Couples seek relationship counseling for numerous reasons. As a professional who works with many different couples, I’ve noticed one common denominator. Their relationships lack in varying degrees of “emotional safety.” Typically, the couples who present as the most hostile, distant, angry, disengaged or otherwise dysfunctional are lacking the most in emotional safety, right? Not necessarily. Often those who minimize their feelings or struggle with being conflict avoidant can not feel safe. The bottom line is,many can benefit from a tune-up in this area. So what is “emotional safety” in a relationship? I see it as the level of comfort both people feel with each other. There are six aspects in which I assess the emotional safety in a relationship. They are:
- feeling heard
How can you assess your relationship based on this paradigm? Ask each other to rate, from zero to ten, (zero being “never” and ten being “all the time”) how much you both feel each of the six mentioned aspects of emotional safety from each other.
1) Respect: How respected do you feel by each other? People who report low levels of respect often experience criticism or judgment from the other.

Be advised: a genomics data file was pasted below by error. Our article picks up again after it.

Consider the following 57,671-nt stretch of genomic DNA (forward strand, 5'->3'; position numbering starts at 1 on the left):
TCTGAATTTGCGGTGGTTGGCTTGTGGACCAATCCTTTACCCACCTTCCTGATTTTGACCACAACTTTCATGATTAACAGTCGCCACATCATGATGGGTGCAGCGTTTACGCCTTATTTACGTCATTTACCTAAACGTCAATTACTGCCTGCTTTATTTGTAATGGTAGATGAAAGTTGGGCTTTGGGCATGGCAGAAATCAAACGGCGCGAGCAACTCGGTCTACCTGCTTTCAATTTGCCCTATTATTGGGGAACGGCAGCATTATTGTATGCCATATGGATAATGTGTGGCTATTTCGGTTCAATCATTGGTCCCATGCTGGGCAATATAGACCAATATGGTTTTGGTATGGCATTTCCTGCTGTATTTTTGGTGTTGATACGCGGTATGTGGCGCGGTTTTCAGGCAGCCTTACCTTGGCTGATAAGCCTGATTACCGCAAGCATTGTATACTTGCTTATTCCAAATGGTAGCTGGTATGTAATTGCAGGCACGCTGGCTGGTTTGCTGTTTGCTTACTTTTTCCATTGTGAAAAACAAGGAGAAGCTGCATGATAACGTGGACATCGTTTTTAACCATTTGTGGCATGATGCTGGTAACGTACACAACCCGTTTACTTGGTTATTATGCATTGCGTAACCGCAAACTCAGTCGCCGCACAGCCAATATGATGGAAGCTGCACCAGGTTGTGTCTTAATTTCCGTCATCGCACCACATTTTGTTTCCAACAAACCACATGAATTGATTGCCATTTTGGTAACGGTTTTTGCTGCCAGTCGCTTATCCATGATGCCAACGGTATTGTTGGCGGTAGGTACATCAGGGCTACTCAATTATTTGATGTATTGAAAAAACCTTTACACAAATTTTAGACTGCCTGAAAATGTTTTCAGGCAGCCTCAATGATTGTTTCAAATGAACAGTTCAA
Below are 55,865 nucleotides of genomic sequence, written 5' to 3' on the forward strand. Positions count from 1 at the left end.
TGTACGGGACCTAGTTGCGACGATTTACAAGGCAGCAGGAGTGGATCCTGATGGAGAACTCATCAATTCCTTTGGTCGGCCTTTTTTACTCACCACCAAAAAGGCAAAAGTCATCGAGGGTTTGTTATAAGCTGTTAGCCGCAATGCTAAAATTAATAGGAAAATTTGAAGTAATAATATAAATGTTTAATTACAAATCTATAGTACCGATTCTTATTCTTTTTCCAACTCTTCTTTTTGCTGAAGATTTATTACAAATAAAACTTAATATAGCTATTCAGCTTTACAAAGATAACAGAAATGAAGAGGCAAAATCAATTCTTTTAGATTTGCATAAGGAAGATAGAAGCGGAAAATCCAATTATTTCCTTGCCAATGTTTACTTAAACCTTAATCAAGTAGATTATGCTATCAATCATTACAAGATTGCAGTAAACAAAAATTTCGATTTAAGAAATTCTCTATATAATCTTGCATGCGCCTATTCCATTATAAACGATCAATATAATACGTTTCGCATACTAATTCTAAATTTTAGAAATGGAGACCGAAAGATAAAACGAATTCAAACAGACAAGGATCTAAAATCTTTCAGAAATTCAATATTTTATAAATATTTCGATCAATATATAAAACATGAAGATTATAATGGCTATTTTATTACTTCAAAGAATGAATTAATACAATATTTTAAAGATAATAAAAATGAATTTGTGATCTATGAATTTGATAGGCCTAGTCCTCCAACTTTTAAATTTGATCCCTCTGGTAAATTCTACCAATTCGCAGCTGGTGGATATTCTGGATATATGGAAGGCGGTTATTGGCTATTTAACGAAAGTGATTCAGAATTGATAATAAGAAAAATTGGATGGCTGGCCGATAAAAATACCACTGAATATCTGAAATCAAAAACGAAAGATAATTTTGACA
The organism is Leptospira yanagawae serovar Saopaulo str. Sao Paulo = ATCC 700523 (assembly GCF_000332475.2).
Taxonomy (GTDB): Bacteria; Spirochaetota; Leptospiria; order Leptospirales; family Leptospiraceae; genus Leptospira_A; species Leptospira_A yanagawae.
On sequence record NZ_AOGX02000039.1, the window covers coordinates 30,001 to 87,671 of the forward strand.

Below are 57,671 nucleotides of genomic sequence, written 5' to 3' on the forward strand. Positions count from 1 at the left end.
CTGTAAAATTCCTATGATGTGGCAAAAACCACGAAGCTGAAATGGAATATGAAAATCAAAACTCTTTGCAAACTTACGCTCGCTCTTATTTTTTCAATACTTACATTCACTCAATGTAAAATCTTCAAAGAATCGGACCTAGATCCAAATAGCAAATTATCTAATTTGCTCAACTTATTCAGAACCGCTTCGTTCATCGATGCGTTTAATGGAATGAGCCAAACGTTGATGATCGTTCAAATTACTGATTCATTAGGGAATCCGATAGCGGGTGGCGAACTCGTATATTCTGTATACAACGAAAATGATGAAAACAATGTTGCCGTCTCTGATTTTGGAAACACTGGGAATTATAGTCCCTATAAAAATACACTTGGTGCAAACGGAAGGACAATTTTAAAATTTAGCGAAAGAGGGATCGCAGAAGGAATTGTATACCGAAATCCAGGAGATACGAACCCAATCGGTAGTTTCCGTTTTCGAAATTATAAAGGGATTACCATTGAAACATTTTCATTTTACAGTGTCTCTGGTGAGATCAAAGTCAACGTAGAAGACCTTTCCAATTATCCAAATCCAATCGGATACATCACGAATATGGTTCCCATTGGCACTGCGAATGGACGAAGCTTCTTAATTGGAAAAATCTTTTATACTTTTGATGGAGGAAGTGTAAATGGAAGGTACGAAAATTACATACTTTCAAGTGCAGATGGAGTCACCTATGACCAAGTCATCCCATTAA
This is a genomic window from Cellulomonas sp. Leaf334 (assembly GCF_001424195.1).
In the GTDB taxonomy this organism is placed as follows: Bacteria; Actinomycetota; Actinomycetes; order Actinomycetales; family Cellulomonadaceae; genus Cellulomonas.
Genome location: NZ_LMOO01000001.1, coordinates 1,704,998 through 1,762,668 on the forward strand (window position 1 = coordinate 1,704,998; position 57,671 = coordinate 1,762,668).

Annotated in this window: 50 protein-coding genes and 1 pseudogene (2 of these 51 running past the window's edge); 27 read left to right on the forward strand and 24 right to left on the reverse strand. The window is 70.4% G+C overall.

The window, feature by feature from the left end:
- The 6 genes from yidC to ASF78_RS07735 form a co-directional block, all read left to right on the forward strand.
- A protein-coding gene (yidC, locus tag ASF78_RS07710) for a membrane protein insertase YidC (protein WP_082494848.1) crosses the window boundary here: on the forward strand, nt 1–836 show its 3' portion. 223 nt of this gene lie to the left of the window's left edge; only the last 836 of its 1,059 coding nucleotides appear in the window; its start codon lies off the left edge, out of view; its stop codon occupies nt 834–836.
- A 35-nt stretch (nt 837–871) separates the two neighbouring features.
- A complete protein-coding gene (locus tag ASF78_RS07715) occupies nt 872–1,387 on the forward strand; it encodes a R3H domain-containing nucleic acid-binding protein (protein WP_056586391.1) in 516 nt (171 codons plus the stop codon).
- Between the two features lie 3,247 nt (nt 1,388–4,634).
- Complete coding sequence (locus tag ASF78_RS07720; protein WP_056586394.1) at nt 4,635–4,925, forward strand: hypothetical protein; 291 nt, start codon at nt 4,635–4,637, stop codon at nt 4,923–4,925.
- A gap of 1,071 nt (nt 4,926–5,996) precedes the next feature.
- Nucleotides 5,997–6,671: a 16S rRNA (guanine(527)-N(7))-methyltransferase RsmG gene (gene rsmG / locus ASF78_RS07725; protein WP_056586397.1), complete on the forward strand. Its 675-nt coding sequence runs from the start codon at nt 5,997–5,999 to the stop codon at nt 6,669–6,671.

2) Feeling Heard: How much do you feel heard by each other? Those who don’t feel heard complain of being ignored, tuned out or talked over by the other.
3) Understood: How much do you feel understood by each other? People with low levels of understanding from the other report frustration around their partner not getting them or twisting their words into an entirely different meaning.
4) Validation: How much do you feel validated by each other? Low levels of validation are problematic to any relationship in that one or both don’t feel that their partner gets what they’re saying. Its one step beyond understanding and it doesn’t require the partner to necessarily agree with them.
5) Empathy: How much do you feel empathy from each other? A low number here is probably the most troubling of the six aspects in that a lack of empathy in a relationship means a lack of attunement to the others feelings.
6) Love: How much do you feel loved by each other? This encapsulates and reflects the state of the previous five. Couples who report low levels of feeling loved by the other typically have low numbers in the other aspects. If this line of questioning proves to be too difficult for the relationship to handle on your own, find a local couples therapists to help. Sometimes there are deeper areas of prior experience to be explored and learning new communication tools. The greatest evidence of change in the relationship are these numbers going up – and they can!